October 24, 2017
Volume 7 Issue 3
Blenders Counter Counterfeiters
As fake products continue to plague Asian markets, Pertamina Lubricants has stepped up its efforts to fight back with legal and preventive measures.
Indonesia’s Pertamina Lubricants recently filed breach-of-trademark cases at local courts in Banjarmasin, Kalimantan, after finding five incidents of counterfeiting of its products this year and last. But the struggle is ongoing. Just last month, the country’s largest lubricant marketer seized 220 drums of imitation lubricants being hawked in Java.
The company is also investigating other cases of possible counterfeits throughout the country. In the meantime, Corporate Secretary Fitri Erika used local media as a venue to urge consumers to “buy directly from Pertamina’s authorized distributors.”
Pertamina has been taking preventative measures against peddlers of imitation lubes for some time. Last December, it conducted a workshop in conjunction with the country’s Directorate General of Intellectual Property to educate its sales agents and distributors about practices used by lubricant counterfeiters.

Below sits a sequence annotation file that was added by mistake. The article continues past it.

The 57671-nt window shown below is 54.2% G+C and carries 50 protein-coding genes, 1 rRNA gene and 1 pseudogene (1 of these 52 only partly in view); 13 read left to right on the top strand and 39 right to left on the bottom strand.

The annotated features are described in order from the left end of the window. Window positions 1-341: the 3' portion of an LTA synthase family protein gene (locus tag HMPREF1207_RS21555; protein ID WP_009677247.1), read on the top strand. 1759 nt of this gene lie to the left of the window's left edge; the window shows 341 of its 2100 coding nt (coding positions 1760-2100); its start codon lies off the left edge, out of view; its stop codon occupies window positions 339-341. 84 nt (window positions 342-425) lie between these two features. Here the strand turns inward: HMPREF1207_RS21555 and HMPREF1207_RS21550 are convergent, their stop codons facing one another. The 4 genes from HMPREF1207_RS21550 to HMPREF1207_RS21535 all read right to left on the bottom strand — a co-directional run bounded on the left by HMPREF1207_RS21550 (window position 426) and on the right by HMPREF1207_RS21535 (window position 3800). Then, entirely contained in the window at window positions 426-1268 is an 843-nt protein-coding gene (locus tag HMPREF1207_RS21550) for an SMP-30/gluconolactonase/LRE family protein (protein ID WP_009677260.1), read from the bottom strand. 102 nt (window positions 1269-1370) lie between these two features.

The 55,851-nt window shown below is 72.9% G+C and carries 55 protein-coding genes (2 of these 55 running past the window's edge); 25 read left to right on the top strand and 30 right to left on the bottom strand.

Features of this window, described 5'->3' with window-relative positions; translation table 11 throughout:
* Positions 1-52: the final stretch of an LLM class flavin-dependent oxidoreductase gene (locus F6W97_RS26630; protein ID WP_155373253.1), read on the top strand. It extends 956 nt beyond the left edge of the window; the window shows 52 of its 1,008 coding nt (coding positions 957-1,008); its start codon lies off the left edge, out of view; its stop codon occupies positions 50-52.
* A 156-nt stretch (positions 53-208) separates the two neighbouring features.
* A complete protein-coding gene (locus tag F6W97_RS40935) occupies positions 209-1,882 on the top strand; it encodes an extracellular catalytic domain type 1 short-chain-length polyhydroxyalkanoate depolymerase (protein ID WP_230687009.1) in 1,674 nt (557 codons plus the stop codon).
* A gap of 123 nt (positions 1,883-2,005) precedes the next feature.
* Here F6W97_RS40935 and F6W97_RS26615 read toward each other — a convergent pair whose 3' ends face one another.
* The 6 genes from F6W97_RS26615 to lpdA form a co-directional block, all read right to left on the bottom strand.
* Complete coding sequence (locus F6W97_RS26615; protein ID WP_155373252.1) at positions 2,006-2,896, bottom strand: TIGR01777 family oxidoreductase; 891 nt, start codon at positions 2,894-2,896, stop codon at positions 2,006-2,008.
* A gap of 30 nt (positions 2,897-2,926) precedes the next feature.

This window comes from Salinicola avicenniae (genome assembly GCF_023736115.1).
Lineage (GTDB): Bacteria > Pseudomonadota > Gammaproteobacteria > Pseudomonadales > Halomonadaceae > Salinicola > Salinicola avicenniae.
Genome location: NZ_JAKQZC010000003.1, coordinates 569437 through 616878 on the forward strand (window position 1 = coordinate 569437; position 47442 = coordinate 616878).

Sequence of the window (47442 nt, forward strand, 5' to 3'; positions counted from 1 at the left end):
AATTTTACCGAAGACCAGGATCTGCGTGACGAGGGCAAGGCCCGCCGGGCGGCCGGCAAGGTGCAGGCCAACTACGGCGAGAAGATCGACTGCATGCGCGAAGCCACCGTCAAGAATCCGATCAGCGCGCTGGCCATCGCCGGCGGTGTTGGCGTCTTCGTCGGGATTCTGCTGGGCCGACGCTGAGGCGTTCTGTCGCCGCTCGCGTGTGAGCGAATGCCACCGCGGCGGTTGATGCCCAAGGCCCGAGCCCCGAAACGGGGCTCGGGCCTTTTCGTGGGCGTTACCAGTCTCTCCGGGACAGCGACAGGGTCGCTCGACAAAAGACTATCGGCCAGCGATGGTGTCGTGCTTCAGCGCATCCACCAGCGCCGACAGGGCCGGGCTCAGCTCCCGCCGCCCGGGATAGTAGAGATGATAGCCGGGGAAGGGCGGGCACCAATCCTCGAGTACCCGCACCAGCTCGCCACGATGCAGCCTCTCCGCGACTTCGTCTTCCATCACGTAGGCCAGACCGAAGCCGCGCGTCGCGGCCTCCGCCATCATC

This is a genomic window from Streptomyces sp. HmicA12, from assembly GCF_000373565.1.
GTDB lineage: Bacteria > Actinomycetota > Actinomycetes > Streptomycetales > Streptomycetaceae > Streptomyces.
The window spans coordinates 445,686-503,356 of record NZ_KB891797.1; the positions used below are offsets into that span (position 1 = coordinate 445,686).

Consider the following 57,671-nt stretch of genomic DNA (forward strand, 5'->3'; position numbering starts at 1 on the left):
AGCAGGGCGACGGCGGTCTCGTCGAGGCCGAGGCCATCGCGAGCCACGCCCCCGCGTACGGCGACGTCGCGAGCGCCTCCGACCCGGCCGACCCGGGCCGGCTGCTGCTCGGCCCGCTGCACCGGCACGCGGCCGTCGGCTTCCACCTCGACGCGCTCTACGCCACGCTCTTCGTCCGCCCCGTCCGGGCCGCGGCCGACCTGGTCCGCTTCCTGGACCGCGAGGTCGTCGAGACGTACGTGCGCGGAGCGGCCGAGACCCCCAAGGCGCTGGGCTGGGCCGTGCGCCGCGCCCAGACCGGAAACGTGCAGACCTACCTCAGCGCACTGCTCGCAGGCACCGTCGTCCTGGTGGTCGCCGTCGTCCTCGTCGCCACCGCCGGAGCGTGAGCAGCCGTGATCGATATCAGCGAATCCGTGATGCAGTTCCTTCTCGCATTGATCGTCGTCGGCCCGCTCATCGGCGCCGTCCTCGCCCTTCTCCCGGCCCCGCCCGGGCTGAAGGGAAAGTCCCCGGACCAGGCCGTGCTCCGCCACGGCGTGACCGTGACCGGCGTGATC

Pertamina educated its sales force on regulatory policies and the directorate office’s role in counteracting imitation products. The company also invested last year in packaging technologies such as double-sealed lids for pails and other containers and QR codes for labels. The lids are tamper-proof, and the labels can be scanned with a smart phone to indicate to consumers that the products’ contents are authentic.
Pertamina is hardly alone in the battle as counterfeit lubricants can be found in markets around the world. Bitzer SE, a German refrigeration oils producer, claimed end-users about imitation oils carrying its brand after finding fake products in Vietnam and Korea this year. “There were slight differences in the logos, but the name of the lubricant was our original name,” a company spokesperson told Lube Report Asia.
“In Vietnam, a local company has illegally been declaring and selling containers with low-quality oil as original products from Bitzer,” the company warned on its website. “They contained oils of inferior quality whose chemical formulation differs greatly from the high quality of the originals. Using the fake product can lead to insufficient lubrication of compressors, chemical reactions, destruction of elastomers and thus great damage.”
Japanese industrial lubricants blender Moresco Corp. also found fake Neovac-branded vacuum pump oils being circulated in East Asia and warned users about possible damage the products could cause. The company did not provide further details.
China led a list of countries in Asia with the highest value of counterfeited goods in 2016, according to a report by the Global Intellectual Property Center in the United States. Along with India, Thailand, Indonesia, Vietnam and Korea, China and the rest of the region was found to have marketed at least U.S. $300 billion worth of fake products last year.